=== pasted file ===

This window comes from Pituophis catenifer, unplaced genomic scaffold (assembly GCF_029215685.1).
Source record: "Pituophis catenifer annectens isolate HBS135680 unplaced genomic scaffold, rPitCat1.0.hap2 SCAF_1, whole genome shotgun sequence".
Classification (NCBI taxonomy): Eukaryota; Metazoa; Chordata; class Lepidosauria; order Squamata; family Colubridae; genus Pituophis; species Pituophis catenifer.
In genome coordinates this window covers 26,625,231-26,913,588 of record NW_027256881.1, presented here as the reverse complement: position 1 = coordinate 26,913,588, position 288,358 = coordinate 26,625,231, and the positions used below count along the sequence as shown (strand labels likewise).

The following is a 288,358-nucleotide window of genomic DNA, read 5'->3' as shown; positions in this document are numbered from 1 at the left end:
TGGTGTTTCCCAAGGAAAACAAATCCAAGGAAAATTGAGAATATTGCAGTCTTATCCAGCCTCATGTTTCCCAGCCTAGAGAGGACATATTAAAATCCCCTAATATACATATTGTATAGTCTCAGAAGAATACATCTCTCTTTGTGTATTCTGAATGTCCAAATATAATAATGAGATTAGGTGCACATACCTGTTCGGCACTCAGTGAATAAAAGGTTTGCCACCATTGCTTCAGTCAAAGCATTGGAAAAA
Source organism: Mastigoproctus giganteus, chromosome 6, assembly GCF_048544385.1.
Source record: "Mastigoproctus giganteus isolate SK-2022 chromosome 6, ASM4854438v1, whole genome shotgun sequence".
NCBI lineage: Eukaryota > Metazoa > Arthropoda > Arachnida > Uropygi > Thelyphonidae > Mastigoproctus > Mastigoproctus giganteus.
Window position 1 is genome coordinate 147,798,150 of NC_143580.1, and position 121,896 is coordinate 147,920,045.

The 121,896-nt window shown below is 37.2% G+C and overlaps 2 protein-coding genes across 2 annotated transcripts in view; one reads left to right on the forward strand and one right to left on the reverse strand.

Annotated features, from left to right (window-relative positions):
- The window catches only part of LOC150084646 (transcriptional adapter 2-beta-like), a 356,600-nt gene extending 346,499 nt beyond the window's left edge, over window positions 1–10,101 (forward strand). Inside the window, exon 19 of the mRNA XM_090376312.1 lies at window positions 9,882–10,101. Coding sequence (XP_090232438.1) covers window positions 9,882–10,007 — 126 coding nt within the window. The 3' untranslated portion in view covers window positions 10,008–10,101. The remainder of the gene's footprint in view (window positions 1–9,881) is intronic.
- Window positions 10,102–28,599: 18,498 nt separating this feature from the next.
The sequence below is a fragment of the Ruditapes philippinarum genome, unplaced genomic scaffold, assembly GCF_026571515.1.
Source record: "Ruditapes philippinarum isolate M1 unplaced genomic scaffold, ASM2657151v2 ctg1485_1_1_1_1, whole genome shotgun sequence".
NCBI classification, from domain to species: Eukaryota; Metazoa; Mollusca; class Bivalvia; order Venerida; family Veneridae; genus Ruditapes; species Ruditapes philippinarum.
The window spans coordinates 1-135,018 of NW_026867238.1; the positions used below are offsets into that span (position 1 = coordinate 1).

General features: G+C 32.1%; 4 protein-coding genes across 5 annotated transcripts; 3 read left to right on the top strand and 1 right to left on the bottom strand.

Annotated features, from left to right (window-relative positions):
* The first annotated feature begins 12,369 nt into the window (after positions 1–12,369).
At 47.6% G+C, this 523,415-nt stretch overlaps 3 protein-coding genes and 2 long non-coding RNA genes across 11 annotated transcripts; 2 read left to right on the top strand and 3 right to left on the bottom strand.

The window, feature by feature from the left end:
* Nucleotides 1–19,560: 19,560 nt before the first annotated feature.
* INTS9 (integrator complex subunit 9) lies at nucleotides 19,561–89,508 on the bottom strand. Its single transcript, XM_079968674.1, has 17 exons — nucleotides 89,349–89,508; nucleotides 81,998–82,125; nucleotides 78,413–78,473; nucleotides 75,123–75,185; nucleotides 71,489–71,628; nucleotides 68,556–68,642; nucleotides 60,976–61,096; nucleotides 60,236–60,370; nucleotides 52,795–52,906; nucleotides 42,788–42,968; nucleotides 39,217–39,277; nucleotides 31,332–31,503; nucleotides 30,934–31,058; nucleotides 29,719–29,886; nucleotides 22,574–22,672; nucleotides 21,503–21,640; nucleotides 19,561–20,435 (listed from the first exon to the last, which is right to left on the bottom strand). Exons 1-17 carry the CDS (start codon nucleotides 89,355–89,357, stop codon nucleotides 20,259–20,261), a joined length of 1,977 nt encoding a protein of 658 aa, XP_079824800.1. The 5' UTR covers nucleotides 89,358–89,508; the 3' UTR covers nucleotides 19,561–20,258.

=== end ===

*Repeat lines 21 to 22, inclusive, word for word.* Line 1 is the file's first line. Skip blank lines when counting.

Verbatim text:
* The first annotated feature begins 12,369 nt into the window (after positions 1–12,369).
At 47.6% G+C, this 523,415-nt stretch overlaps 3 protein-coding genes and 2 long non-coding RNA genes across 11 annotated transcripts; 2 read left to right on the top strand and 3 right to left on the bottom strand.